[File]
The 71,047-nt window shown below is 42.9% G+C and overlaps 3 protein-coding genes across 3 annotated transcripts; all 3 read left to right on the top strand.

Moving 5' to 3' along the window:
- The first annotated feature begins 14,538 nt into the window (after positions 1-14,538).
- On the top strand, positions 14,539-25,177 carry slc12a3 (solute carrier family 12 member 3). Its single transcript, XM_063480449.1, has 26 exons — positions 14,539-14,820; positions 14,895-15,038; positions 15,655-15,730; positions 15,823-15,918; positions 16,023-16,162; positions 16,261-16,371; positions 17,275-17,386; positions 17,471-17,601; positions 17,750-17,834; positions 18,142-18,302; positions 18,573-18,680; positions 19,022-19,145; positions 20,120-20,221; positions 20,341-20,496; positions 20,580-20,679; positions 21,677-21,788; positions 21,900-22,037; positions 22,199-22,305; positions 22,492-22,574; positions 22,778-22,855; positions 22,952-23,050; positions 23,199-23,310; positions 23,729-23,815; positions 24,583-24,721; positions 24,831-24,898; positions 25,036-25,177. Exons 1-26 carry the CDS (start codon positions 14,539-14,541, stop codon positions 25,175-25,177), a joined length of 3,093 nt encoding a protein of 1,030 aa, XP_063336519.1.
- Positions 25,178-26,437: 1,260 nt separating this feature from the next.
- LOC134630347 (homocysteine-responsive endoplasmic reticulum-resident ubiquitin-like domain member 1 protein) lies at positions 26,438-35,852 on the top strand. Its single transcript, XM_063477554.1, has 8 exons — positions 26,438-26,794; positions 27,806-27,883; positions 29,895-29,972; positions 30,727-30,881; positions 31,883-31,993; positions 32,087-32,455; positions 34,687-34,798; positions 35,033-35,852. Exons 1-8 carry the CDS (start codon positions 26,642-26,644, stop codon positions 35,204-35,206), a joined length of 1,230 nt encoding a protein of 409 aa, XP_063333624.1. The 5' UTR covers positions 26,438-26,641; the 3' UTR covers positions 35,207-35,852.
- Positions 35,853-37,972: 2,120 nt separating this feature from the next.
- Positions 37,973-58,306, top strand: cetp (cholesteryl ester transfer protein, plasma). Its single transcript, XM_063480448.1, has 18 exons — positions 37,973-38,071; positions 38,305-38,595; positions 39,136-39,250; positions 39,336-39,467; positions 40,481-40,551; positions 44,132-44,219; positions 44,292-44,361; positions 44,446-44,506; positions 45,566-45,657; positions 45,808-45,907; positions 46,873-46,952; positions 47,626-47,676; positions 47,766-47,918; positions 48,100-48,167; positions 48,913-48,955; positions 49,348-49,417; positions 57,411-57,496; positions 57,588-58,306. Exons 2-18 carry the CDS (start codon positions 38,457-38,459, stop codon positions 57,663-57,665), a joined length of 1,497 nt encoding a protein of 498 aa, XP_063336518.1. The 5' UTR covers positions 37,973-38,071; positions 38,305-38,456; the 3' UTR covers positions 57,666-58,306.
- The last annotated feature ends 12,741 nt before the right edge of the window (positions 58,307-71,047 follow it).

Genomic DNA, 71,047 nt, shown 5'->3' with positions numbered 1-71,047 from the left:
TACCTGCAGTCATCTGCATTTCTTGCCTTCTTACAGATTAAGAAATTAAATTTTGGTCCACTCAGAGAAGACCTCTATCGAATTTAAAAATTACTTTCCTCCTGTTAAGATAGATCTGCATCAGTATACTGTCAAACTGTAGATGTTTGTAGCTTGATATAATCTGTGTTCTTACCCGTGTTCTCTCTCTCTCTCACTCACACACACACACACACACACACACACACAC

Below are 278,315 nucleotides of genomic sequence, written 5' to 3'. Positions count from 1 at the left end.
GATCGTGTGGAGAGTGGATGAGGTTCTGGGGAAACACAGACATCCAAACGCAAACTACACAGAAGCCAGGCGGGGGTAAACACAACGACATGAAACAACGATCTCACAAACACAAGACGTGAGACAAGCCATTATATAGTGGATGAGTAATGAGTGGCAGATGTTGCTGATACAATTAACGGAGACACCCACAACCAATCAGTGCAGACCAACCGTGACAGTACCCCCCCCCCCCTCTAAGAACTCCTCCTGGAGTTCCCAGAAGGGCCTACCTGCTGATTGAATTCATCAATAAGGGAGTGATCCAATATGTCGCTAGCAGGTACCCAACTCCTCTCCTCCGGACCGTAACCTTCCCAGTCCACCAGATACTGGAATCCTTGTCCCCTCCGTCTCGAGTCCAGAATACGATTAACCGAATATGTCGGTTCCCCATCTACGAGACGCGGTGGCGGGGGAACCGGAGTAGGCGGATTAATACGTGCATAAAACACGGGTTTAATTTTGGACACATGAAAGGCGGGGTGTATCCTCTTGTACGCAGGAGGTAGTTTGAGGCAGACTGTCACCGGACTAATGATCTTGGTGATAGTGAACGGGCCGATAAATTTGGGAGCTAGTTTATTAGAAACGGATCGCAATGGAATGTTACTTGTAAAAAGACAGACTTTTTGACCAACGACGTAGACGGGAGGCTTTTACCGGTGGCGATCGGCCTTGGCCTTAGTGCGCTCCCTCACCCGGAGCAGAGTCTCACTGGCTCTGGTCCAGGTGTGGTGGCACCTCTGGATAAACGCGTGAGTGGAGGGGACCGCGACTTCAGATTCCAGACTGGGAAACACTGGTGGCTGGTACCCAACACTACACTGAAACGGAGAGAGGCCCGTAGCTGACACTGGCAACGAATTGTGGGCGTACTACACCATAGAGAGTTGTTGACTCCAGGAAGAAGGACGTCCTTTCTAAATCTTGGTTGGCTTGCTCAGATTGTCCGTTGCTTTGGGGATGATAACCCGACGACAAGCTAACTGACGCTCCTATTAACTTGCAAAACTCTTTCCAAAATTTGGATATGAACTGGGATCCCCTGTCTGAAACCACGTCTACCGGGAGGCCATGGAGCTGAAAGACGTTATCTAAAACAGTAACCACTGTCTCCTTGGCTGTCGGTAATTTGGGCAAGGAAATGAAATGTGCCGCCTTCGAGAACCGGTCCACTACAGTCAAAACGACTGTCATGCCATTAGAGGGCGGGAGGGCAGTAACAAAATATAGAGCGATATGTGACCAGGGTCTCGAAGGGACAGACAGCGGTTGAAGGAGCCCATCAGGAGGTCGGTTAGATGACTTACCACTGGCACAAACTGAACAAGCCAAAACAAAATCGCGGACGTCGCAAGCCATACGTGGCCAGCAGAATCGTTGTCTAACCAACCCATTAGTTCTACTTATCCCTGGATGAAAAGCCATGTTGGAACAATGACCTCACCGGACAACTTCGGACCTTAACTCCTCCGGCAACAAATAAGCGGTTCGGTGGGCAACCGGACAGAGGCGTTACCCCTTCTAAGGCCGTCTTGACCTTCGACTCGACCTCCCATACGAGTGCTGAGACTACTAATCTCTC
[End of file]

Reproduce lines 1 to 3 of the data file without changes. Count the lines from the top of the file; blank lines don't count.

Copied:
The 71,047-nt window shown below is 42.9% G+C and overlaps 3 protein-coding genes across 3 annotated transcripts; all 3 read left to right on the top strand.

Moving 5' to 3' along the window:
- The first annotated feature begins 14,538 nt into the window (after positions 1-14,538).